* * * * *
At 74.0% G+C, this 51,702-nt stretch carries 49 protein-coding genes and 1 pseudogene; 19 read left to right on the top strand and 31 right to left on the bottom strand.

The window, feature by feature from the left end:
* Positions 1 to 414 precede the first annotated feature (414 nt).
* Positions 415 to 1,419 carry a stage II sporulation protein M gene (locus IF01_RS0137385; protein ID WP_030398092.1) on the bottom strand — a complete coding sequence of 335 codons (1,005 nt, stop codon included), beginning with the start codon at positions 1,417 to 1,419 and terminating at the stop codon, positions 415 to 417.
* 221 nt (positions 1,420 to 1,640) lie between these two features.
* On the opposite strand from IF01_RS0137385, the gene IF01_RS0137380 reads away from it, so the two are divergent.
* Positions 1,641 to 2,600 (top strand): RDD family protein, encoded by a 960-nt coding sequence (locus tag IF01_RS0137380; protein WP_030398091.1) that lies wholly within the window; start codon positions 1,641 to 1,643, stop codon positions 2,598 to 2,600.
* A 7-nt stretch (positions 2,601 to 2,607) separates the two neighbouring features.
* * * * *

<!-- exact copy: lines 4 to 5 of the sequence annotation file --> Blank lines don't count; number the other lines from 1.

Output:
* Positions 415 to 1,419 carry a stage II sporulation protein M gene (locus IF01_RS0137385; protein ID WP_030398092.1) on the bottom strand — a complete coding sequence of 335 codons (1,005 nt, stop codon included), beginning with the start codon at positions 1,417 to 1,419 and terminating at the stop codon, positions 415 to 417.
* 221 nt (positions 1,420 to 1,640) lie between these two features.